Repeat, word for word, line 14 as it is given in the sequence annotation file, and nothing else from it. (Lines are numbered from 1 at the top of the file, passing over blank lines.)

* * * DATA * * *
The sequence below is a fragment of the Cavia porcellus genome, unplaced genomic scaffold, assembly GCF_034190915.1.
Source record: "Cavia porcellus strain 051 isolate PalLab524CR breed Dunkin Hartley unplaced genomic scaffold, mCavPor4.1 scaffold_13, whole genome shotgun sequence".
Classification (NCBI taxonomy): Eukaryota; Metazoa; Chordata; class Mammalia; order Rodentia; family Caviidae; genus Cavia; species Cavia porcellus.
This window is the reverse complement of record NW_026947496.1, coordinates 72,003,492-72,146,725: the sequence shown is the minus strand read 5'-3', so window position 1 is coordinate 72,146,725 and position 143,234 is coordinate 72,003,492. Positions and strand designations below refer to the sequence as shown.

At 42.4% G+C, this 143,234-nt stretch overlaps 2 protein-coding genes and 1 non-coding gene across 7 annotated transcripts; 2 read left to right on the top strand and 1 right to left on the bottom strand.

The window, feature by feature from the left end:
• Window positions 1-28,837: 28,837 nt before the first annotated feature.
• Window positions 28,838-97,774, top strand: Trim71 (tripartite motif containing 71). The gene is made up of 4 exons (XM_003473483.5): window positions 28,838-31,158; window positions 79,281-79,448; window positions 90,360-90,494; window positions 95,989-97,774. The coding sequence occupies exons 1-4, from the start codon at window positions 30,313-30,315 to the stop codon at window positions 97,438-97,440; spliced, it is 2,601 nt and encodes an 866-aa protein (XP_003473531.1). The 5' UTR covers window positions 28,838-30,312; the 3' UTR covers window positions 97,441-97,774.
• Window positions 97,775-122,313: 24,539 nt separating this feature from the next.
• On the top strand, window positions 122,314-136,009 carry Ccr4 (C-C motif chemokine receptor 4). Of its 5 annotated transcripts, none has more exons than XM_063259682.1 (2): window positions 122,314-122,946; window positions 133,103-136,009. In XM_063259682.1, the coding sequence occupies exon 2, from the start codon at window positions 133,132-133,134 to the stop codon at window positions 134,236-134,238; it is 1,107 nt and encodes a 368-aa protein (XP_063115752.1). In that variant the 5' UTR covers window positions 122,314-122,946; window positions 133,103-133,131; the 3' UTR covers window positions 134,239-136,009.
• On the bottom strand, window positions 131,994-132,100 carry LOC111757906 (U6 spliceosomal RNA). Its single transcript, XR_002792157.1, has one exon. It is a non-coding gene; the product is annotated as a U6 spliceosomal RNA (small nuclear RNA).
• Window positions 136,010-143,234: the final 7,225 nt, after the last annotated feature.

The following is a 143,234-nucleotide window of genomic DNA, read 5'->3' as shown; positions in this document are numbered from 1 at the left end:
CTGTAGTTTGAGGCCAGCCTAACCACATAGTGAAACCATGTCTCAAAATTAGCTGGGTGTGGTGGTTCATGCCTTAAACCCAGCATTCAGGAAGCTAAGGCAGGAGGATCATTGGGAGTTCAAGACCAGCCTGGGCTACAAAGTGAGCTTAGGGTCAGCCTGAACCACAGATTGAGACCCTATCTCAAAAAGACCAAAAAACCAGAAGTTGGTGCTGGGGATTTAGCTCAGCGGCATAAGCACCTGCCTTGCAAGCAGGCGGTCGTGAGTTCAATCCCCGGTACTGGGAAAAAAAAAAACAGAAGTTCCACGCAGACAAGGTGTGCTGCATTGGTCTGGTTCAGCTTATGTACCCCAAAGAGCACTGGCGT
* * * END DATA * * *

CTGTAGTTTGAGGCCAGCCTAACCACATAGTGAAACCATGTCTCAAAATTAGCTGGGTGTGGTGGTTCATGCCTTAAACCCAGCATTCAGGAAGCTAAGGCAGGAGGATCATTGGGAGTTCAAGACCAGCCTGGGCTACAAAGTGAGCTTAGGGTCAGCCTGAACCACAGATTGAGACCCTATCTCAAAAAGACCAAAAAACCAGAAGTTGGTGCTGGGGATTTAGCTCAGCGGCATAAGCACCTGCCTTGCAAGCAGGCGGTCGTGAGTTCAATCCCCGGTACTGGGAAAAAAAAAAACAGAAGTTCCACGCAGACAAGGTGTGCTGCATTGGTCTGGTTCAGCTTATGTACCCCAAAGAGCACTGGCGT